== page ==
Six tips for parents to help their student transition to college

Aug 22, 2019

A high school graduate’s transition to college can be tough — but having a solid support system can help ease the stress of the move.

It can be difficult for the parent or guardian of a soon-to-be-college student to find a good balance of concern and assistance without seeming overwhelming to their already-nervous student.

Check out these six tips to help your student effectively transition to college.


Communication is key — especially if your student is moving far away from home.

Creating time to sit down with your student before school starts and encouraging them to express their fears and expectations of the college experience is a great way to start a positive line of communication.

Are they anxious about living with a new roommate in the dorms and being far away from home? Are they nervous about taking seemingly more difficult classes than they are expecting?

Creating an environment for open communication will help your student feel as if they are not alone on this journey. It assures them that you are with them for the long haul.

Give them a piece of home

Whether it’s a scrapbook, a blanket or something personalized and unique, giving your student a piece of home can make them feel more comfortable in an unknown environment.

Every time they look at the gift that you gave them, they will think of home and all the people that helped get them to this point. 

Don’t forget, students love getting mail. A care package with your student’s favorite snacks, a small gift card to their favorite nearby restaurant, extra pens and pencils and spare household essentials can be just what your student needs come midterms or finals week.

Not only do they get the excitement of picking something up from the mailroom, but they also get to enjoy the contents of the box and knowing that you’re thinking of them. 

Not all gifts have to be as extravagant as a care package. A simple card or letter can do the trick to lift your student’s spirits. Never underestimate the excitement of getting something in the mail.

And don’t be afraid to share your student’s address with family and friends so they, too, can send your student reminders that they are knocking this semester out of the park.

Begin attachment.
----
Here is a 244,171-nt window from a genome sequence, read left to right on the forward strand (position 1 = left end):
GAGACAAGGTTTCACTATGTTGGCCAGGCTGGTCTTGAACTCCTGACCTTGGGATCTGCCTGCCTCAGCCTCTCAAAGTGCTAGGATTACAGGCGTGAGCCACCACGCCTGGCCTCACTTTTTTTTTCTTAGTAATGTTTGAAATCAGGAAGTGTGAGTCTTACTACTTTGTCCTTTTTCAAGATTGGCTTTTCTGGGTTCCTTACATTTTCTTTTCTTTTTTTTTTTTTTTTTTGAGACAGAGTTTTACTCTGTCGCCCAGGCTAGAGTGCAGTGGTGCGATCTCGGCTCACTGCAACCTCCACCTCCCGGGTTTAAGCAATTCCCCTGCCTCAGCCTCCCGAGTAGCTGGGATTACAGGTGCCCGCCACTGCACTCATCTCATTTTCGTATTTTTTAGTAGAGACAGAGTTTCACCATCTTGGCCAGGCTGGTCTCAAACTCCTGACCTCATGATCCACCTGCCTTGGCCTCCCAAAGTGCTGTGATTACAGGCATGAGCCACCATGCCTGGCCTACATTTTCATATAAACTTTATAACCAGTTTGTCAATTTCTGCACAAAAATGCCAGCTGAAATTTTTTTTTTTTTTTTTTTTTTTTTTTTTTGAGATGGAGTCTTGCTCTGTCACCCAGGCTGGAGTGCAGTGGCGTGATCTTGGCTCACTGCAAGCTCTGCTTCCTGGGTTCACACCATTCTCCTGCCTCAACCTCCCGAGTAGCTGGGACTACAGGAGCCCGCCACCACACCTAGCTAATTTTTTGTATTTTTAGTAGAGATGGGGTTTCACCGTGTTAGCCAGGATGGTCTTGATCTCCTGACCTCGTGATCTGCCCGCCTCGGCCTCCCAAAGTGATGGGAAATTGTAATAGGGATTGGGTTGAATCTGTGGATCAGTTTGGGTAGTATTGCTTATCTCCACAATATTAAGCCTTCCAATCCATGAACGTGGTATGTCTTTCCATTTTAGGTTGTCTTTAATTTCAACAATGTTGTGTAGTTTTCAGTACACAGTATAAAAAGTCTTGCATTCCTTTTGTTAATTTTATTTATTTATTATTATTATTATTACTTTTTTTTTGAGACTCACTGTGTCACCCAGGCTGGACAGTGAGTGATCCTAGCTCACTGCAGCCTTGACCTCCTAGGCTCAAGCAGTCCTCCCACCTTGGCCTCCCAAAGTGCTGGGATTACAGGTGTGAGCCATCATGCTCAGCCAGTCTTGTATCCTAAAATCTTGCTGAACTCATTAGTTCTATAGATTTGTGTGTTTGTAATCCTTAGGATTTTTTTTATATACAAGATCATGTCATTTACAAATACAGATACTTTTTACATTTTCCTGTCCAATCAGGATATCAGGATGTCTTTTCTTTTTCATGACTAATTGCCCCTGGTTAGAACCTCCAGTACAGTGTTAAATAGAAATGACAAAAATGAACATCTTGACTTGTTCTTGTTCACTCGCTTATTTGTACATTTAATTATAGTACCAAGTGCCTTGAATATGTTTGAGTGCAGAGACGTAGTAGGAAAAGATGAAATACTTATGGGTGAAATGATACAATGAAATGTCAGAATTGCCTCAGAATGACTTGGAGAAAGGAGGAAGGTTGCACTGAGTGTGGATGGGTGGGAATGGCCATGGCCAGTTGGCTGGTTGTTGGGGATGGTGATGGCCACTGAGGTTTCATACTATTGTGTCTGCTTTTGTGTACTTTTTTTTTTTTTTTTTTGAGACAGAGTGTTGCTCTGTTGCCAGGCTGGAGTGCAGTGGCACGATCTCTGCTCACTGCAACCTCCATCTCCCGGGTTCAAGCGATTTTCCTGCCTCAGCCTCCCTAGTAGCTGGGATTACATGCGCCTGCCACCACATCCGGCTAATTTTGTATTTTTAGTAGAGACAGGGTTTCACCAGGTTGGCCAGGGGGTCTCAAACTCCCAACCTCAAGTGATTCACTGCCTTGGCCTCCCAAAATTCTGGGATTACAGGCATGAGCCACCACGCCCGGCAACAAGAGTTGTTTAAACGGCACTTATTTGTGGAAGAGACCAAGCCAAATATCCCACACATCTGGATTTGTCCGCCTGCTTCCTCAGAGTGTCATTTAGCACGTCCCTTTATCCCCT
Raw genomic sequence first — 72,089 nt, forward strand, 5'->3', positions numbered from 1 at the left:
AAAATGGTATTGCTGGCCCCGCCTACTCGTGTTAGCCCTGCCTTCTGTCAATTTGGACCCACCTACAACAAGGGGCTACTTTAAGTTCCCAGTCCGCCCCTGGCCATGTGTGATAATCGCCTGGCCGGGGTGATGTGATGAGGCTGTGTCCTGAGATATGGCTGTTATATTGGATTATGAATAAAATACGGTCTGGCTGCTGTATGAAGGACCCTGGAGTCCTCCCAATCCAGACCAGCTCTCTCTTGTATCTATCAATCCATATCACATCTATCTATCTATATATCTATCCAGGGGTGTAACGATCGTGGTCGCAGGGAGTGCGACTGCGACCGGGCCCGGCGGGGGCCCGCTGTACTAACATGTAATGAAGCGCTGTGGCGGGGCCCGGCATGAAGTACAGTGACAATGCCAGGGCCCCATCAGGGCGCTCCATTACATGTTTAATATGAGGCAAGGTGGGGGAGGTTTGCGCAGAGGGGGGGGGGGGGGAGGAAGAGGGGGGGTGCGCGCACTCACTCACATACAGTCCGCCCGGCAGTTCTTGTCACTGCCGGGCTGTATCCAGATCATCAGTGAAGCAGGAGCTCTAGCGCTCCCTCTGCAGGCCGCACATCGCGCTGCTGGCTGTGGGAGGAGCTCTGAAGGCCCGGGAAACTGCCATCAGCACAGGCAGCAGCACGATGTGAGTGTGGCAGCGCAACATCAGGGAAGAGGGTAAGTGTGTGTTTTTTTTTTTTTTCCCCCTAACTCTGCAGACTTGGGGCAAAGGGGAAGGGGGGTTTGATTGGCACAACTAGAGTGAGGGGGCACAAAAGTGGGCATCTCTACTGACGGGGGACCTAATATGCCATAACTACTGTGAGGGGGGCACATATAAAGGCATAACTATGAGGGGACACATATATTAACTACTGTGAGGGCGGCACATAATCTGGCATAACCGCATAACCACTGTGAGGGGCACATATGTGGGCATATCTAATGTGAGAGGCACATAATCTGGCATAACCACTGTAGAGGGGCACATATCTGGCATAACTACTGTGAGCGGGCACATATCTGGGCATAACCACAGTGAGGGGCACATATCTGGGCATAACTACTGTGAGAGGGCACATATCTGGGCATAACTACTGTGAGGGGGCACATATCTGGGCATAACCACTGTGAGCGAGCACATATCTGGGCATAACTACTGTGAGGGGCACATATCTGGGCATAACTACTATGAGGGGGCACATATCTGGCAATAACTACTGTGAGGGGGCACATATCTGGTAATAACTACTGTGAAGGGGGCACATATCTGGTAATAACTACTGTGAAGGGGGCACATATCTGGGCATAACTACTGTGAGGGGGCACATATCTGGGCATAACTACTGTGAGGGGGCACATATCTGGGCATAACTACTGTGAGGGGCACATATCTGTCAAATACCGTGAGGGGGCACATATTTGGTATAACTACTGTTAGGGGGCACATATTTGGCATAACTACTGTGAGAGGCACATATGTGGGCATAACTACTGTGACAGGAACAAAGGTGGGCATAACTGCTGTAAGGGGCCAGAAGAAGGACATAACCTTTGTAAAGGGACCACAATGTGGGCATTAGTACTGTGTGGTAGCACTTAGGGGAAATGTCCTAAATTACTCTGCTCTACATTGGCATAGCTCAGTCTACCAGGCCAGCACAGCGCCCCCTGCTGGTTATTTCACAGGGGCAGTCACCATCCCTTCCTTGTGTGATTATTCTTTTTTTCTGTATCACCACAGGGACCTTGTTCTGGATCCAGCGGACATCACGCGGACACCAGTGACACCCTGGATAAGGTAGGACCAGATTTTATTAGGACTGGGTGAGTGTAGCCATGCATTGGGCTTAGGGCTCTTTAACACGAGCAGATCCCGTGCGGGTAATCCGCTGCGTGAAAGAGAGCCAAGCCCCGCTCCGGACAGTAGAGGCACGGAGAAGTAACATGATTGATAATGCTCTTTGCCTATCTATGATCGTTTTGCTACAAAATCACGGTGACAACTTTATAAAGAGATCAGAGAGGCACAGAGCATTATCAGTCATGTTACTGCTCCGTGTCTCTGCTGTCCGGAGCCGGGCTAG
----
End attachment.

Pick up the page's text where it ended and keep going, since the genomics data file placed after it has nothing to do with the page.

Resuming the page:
Be their support system

One of the most powerful things that you can do for your student is to just be there for them.

Make it clear to them that even though they are taking on this new step in their life, you will always be here to support their endeavors. Ensure that they know you are only a phone call or text away.

For some, the first few weeks of college can be scary and lonely. Make sure they know that you are along for the ride. Encourage them to go out and meet new people. Let them know you are there for them but also that there are other people that can help make their college experience incredible.

Encourage them to go to various events around campus from social activities to a home sporting event or a theater production. There is always something to do on a college campus.

Encourage them to take advantage of the resources available to them

Universities offer a wide variety of student resources to help students succeed.

Encourage your student to reach out to their academic advisor to be sure they are on the path that’s right for them. Help your student locate tutoring services on campus, counseling options and other academic resources.

College may not always be easy, but there is always someone to talk to. Encourage your student to reach out to the university’s student life department to find out how they can become engaged in student activities and find an on-campus job.

Embrace change

College helps students learn not only how much they know about a particular subject matter, but also about themselves.

Embrace the changes that your student is going through. If they are calling you every day at the beginning of the semester, but by midterms, you only talk a couple of times a week, don’t take offense.

Just know this means they are getting busier and are using their time in different ways. They are experiencing a change in life and learning what it means to truly be independent.

Help them feel at home in their new city

If you are leaving your new college student in an unfamiliar new city, help them embrace the local community.

Take a little time, if possible, to explore the city with them. Discover where the closest gas station and grocery stores are located. Having a GPS built into a phone is nice, but it is always more comforting when you are familiar with your surroundings and know how to get to your most frequented places quickly.

Find out where the local hotspots and hangouts are and enjoy a few with your student before you leave.

No matter what happens, always know that your student will still need you during this transition in their life. They are looking to you for guidance.

You’re the one who taught them how to walk and now you’re helping them fly.